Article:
A great business starts with one idea, or in the case of Morgan Gliko, one tiny trailer.
After having their first child in 2011, Morgan and his wife Ashley fell into an exhausting routine. They were two ships passing in the night as she worked nights as an ultrasound nurse, and he worked during the day at the American Red Cross. “I would hand off our son and go to work,” he told Yahoo Finance. “We were like two single parents who never had family time until we went on vacation.”
When the couple from Mt. Juliet, Tenn. discovered they were expecting a second child, it was clear that something needed to change. Ashley’s income was enough to support the family, so Morgan decided to leave his job and stay home with the children.
In 2015, the family took their annual vacation to visit family in Montana, and decided to buy a 16-foot red Shasta Airflyte trailer for the trip. It cost $15,000, and they loved the fact that they could travel at their own pace, staying at campgrounds along the way.
What Gliko didn’t expect is that pulling the bright red vintage trailer behind their truck would attract so much attention. “We got a huge response from people at gas stations, campsites, literally everywhere we went,” he said. “We realized we were on to something.”
When they returned home, Gliko took out a loan to buy two more new $15,000 trailers. Today, the couple runs “The Flying Ham,” a small travel trailer rental company specializing in these small and fashionable campers. (The name refers to the fact that the trailers kind of resemble a can of ham!)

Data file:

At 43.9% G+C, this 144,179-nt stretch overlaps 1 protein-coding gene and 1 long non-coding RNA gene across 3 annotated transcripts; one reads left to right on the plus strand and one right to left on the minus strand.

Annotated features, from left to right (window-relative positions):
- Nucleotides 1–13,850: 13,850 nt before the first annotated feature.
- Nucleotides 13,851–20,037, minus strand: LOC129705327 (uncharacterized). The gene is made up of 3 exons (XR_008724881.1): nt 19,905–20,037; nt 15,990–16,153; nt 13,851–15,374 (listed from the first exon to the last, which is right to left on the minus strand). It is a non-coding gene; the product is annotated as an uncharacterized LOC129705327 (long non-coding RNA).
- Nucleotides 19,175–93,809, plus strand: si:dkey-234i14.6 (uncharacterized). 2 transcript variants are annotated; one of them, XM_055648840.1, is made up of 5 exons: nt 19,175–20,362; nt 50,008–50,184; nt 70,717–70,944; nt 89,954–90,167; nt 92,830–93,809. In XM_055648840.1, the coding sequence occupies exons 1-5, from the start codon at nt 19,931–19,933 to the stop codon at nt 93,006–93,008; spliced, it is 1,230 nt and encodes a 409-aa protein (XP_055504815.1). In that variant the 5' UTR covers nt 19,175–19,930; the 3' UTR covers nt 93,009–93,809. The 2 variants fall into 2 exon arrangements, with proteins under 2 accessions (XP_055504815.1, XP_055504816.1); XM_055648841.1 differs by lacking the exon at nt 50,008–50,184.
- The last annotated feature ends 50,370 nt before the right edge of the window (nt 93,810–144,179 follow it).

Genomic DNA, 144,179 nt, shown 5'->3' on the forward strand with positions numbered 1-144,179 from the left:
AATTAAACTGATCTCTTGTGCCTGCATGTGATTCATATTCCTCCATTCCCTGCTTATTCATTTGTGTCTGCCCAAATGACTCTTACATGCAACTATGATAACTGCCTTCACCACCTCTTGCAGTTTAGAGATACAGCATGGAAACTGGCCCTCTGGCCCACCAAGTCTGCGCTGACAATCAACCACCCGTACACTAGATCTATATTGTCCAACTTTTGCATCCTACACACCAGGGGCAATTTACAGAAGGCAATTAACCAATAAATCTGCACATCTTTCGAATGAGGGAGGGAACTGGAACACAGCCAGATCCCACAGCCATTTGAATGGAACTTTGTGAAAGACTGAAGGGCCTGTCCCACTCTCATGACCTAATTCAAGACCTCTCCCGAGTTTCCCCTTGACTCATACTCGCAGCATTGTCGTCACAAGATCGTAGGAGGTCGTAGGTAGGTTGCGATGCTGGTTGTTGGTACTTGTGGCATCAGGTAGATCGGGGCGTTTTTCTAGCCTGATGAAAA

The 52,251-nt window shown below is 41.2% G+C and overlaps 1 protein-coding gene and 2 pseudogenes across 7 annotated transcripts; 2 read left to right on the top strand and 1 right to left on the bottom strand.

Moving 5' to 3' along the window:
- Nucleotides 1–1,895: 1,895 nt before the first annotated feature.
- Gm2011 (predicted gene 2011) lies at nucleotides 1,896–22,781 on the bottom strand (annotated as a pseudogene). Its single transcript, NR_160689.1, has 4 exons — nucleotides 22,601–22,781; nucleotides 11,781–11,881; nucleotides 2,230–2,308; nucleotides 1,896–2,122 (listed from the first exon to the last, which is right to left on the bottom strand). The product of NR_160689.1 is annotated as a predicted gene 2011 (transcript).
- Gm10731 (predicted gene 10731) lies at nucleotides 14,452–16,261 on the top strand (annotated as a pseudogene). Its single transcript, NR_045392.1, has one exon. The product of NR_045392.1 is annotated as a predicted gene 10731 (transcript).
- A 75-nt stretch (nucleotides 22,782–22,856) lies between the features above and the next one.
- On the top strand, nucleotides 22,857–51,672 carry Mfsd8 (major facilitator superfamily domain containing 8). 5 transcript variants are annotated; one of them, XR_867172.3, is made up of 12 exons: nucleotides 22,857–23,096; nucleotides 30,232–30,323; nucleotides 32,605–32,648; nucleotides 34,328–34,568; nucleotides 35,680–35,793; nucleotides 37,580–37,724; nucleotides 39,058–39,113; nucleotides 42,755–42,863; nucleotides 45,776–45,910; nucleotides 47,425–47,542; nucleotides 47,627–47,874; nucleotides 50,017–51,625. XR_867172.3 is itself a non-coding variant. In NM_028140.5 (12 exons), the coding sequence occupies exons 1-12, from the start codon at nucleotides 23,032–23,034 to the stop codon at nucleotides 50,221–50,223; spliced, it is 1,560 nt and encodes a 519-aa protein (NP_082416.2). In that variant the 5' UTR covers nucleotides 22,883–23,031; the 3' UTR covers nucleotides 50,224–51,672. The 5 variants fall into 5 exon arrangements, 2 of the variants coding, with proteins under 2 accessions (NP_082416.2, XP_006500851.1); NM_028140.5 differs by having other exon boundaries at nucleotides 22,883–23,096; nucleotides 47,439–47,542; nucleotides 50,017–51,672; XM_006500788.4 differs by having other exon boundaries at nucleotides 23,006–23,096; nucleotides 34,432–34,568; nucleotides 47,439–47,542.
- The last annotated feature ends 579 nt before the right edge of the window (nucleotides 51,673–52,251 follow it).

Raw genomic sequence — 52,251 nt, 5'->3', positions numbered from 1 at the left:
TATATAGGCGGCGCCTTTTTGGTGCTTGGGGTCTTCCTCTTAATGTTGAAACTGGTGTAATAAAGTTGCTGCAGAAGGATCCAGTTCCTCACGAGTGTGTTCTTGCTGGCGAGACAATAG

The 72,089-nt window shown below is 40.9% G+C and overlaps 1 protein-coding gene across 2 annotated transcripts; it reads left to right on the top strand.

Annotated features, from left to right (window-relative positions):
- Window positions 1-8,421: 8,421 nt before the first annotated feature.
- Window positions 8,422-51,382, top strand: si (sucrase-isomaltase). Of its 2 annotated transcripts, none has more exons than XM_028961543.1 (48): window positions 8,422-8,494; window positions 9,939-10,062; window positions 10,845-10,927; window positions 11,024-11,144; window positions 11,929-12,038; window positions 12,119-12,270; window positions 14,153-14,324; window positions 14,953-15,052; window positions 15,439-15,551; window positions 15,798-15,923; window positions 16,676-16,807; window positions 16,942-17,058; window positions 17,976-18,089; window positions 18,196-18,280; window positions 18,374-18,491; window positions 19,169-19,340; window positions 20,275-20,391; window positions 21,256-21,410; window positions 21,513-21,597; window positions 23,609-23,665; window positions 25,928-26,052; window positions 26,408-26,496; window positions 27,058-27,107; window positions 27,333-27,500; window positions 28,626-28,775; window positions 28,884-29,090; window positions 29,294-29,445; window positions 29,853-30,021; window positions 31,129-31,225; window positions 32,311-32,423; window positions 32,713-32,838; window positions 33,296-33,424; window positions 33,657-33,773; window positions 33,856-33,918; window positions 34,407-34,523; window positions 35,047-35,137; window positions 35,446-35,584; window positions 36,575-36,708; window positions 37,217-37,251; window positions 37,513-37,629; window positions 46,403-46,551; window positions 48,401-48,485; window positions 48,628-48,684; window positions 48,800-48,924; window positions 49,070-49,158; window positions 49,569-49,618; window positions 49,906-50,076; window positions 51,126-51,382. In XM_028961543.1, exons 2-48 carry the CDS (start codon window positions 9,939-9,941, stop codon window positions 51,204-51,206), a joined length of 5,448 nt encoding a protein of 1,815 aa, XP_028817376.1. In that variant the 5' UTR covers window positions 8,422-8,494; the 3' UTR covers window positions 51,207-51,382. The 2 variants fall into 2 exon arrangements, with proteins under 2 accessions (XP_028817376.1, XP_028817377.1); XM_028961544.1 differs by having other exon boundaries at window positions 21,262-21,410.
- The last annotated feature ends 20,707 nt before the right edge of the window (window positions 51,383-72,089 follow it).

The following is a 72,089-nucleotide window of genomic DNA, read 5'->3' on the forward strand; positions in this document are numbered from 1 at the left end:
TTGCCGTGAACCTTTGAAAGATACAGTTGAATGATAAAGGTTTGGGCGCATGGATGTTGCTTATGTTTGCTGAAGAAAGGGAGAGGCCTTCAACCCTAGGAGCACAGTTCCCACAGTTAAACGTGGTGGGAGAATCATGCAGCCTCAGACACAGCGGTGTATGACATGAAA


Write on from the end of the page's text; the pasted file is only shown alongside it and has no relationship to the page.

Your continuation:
“I wanted to stay in the workforce and we’ve always wanted to start our own business,” says Gliko. “We love to travel, so we thought it made sense to give people the chance to experience RV life."
For renters, the RV life comes without any of the responsibility. After reserving the trailer on Airbnb or directly on the FlyingHam website, renters simply have to select a campsite within 30 miles of Nashville (a delivery charge of $1 a mile is charged for anything outside of this distance). Gliko takes it from there, delivering the trailer and setting up the water and sewer lines. He also insures that the trailer is stocked with bath towels, sleeping bags, pillows and cookware.
While small, the units also come with beds, air conditioning, heat, a bathroom, a shower and a 3-burner stove. Shasta originally produced the Airflyte travel trailer in 1961, but re-released 1,941 replicas in 2015 celebrate their 75th anniversary. Gliko bought three of the replicas, and thinks the popularity of his business has to do with the feeling these trailers evoke.
“When these were popular in the 60s, camping was how people spent time together. These days, people have gone back to staying close to home, and these vintage trailers allow them to step back in time,” he said.
The trailers rent for $170-$185 a night, and the company averages about eight reservations a month with an average stay of 2-3 nights. On top of that, people consistently rent the trailers for vintage farm weddings and for photo shoots.
While the company won’t make the Forbes list anytime soon, Gliko says they are profitable. “It’s slow and steady income for my family, and most importantly, it’s something that we can all do together.”
Guess sometimes the biggest surprise in life can come in the form of a teeny-weeny trailer.
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